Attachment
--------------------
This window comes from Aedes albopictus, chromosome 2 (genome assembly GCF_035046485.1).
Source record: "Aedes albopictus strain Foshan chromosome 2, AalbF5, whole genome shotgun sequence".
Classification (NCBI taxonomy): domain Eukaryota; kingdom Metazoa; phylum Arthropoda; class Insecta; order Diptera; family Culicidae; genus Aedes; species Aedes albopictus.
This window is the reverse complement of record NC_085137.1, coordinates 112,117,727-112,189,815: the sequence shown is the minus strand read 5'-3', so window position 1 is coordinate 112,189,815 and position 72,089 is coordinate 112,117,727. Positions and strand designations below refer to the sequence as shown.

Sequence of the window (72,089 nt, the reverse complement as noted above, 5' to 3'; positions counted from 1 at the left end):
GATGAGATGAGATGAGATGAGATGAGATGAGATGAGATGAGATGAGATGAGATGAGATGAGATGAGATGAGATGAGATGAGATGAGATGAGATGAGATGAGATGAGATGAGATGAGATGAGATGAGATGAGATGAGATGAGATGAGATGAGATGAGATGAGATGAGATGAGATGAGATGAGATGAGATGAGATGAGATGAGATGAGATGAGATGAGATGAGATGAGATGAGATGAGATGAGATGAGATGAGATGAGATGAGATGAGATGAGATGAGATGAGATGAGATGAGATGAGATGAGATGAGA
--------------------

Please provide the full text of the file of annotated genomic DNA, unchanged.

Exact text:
This window comes from Aedes albopictus, chromosome 2 (genome assembly GCF_035046485.1).
Source record: "Aedes albopictus strain Foshan chromosome 2, AalbF5, whole genome shotgun sequence".
Classification (NCBI taxonomy): domain Eukaryota; kingdom Metazoa; phylum Arthropoda; class Insecta; order Diptera; family Culicidae; genus Aedes; species Aedes albopictus.
This window is the reverse complement of record NC_085137.1, coordinates 112,117,727-112,189,815: the sequence shown is the minus strand read 5'-3', so window position 1 is coordinate 112,189,815 and position 72,089 is coordinate 112,117,727. Positions and strand designations below refer to the sequence as shown.

Sequence of the window (72,089 nt, the reverse complement as noted above, 5' to 3'; positions counted from 1 at the left end):
GATGAGATGAGATGAGATGAGATGAGATGAGATGAGATGAGATGAGATGAGATGAGATGAGATGAGATGAGATGAGATGAGATGAGATGAGATGAGATGAGATGAGATGAGATGAGATGAGATGAGATGAGATGAGATGAGATGAGATGAGATGAGATGAGATGAGATGAGATGAGATGAGATGAGATGAGATGAGATGAGATGAGATGAGATGAGATGAGATGAGATGAGATGAGATGAGATGAGATGAGATGAGATGAGATGAGATGAGATGAGATGAGATGAGATGAGATGAGATGAGATGAGA